Permanent URL to this publication: http://dx.doi.org/10.5167/uzh-23358
Krishnan, J; Suter, M; Windak, R; Krebs, T; Felley, A; Montessuit, C; Tokarska-Schlattner, M; Aasum, E; Bogdanova, A; Perriard, E; Perriard, J C; Larsen, T; Pedrazzini, T; Krek, W (2009). Activation of a HIF1alpha-PPARgamma axis underlies the integration of glycolytic and lipid anabolic pathways in pathologic cardiac hypertrophy. Cell Metabolism, 9(6):512-524.
- Registered users only
Development of cardiac hypertrophy and progression to heart failure entails profound changes in myocardial metabolism, characterized by a switch from fatty acid utilization to glycolysis and lipid accumulation. We report that hypoxia-inducible factor (HIF)1alpha and PPARgamma, key mediators of glycolysis and lipid anabolism, respectively, are jointly upregulated in hypertrophic cardiomyopathy and cooperate to mediate key changes in cardiac metabolism. In response to pathologic stress, HIF1alpha activates glycolytic genes and PPARgamma, whose product, in turn, activates fatty acid uptake and glycerolipid biosynthesis genes. These changes result in increased glycolytic flux and glucose-to-lipid conversion via the glycerol-3-phosphate pathway, apoptosis, and contractile dysfunction. Ventricular deletion of Hif1alpha in mice prevents hypertrophy-induced PPARgamma activation, the consequent metabolic reprogramming, and contractile dysfunction. We propose a model in which activation of the HIF1alpha-PPARgamma axis by pathologic stress underlies key changes in cell metabolism that are characteristic of and contribute to common forms of heart disease.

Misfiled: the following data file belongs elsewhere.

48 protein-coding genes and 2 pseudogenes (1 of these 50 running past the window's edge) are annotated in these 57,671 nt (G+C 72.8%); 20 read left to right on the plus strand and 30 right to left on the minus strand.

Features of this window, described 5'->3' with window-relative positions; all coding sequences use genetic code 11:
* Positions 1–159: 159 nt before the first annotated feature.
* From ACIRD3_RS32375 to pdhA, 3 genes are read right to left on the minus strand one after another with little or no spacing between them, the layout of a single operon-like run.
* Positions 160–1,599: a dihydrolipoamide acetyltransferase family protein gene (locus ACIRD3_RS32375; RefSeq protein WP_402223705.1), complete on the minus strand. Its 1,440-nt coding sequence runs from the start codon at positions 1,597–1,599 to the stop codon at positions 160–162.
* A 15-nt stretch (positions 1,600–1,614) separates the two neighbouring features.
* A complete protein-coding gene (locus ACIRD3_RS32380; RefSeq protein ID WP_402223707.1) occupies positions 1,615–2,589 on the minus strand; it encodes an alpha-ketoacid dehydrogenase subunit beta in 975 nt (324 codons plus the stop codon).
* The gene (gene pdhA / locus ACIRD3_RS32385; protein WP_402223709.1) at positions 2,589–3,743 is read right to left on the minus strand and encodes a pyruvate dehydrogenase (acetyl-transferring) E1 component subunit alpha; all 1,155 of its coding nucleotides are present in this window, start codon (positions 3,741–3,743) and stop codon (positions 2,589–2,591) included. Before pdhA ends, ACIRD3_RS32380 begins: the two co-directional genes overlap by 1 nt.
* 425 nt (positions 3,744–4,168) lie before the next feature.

|Item Type:||Journal Article, refereed, original work|
|Communities & Collections:||05 Vetsuisse Faculty > Institute of Veterinary Physiology|
|DDC:||570 Life sciences; biology|
|Deposited On:||21 Oct 2009 07:09|
|Last Modified:||27 Nov 2013 17:15|
|Citations:||Web of Science®. Times Cited: 76|
Scopus®. Citation Count: 79
Users (please log in): suggest update or correction for this item
Repository Staff Only: item control page